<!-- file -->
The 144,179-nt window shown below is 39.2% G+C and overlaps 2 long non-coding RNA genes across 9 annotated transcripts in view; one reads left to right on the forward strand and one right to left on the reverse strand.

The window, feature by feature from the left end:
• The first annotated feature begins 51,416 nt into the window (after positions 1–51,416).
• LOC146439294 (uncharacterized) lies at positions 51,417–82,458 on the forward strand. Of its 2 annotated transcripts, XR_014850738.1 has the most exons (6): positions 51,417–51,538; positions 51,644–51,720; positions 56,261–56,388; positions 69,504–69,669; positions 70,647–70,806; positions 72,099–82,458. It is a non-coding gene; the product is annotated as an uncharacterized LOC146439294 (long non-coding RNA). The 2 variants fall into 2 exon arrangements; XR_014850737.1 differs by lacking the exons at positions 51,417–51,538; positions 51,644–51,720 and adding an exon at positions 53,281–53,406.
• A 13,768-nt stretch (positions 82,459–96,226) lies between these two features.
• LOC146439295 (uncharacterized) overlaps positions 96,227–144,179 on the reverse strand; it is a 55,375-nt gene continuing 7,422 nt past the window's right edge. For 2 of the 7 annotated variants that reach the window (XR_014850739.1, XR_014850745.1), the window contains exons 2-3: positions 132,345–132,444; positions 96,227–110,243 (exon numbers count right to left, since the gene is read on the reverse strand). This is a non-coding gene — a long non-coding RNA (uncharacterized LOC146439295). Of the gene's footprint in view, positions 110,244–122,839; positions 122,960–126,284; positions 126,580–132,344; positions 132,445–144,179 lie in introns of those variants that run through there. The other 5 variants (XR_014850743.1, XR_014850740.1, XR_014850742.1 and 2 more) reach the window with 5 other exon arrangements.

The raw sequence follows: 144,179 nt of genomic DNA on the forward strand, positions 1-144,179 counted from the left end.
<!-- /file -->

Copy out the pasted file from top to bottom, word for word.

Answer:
The 144,179-nt window shown below is 39.2% G+C and overlaps 2 long non-coding RNA genes across 9 annotated transcripts in view; one reads left to right on the forward strand and one right to left on the reverse strand.

The window, feature by feature from the left end:
• The first annotated feature begins 51,416 nt into the window (after positions 1–51,416).
• LOC146439294 (uncharacterized) lies at positions 51,417–82,458 on the forward strand. Of its 2 annotated transcripts, XR_014850738.1 has the most exons (6): positions 51,417–51,538; positions 51,644–51,720; positions 56,261–56,388; positions 69,504–69,669; positions 70,647–70,806; positions 72,099–82,458. It is a non-coding gene; the product is annotated as an uncharacterized LOC146439294 (long non-coding RNA). The 2 variants fall into 2 exon arrangements; XR_014850737.1 differs by lacking the exons at positions 51,417–51,538; positions 51,644–51,720 and adding an exon at positions 53,281–53,406.
• A 13,768-nt stretch (positions 82,459–96,226) lies between these two features.
• LOC146439295 (uncharacterized) overlaps positions 96,227–144,179 on the reverse strand; it is a 55,375-nt gene continuing 7,422 nt past the window's right edge. For 2 of the 7 annotated variants that reach the window (XR_014850739.1, XR_014850745.1), the window contains exons 2-3: positions 132,345–132,444; positions 96,227–110,243 (exon numbers count right to left, since the gene is read on the reverse strand). This is a non-coding gene — a long non-coding RNA (uncharacterized LOC146439295). Of the gene's footprint in view, positions 110,244–122,839; positions 122,960–126,284; positions 126,580–132,344; positions 132,445–144,179 lie in introns of those variants that run through there. The other 5 variants (XR_014850743.1, XR_014850740.1, XR_014850742.1 and 2 more) reach the window with 5 other exon arrangements.

The raw sequence follows: 144,179 nt of genomic DNA on the forward strand, positions 1-144,179 counted from the left end.